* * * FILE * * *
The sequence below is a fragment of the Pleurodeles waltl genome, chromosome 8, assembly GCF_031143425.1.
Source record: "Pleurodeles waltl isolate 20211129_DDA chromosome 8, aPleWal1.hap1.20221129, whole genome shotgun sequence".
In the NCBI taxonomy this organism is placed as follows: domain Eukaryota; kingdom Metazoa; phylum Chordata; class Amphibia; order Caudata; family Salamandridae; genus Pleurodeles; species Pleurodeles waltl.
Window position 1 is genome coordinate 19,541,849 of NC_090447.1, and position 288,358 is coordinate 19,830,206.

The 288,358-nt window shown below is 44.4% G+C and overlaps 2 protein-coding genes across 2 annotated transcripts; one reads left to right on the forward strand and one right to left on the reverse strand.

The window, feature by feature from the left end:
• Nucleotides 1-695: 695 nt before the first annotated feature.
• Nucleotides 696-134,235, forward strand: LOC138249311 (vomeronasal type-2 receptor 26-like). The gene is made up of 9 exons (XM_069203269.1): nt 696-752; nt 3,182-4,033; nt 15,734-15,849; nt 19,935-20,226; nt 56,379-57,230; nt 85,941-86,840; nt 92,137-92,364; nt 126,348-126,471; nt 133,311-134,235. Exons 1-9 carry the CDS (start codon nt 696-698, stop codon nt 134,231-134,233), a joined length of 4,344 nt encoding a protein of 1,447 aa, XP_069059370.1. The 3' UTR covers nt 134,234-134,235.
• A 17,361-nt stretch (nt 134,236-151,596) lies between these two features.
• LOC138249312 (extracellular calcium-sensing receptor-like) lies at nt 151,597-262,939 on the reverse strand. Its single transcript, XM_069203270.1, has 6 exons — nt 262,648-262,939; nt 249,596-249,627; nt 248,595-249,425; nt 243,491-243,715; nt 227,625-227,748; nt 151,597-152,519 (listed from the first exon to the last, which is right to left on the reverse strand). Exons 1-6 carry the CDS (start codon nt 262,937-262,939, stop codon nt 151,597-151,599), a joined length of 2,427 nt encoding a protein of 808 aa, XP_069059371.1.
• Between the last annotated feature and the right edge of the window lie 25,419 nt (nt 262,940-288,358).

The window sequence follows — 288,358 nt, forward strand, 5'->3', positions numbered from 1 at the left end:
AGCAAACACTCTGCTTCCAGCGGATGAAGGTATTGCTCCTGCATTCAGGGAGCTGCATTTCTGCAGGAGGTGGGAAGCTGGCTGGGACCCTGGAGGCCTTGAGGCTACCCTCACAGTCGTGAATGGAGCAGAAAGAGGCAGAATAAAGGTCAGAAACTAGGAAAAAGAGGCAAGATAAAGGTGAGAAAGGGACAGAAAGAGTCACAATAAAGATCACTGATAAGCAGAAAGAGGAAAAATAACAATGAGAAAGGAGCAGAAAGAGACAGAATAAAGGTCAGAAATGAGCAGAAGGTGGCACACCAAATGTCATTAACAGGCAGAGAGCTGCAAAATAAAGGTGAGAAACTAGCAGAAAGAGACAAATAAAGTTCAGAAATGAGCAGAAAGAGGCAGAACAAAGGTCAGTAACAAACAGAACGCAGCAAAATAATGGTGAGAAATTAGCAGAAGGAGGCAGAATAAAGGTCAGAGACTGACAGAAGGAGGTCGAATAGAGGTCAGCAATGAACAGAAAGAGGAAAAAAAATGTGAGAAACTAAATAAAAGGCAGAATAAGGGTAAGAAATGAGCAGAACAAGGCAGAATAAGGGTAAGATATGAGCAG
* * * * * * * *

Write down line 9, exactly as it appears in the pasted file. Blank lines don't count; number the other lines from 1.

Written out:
• A 17,361-nt stretch (nt 134,236-151,596) lies between these two features.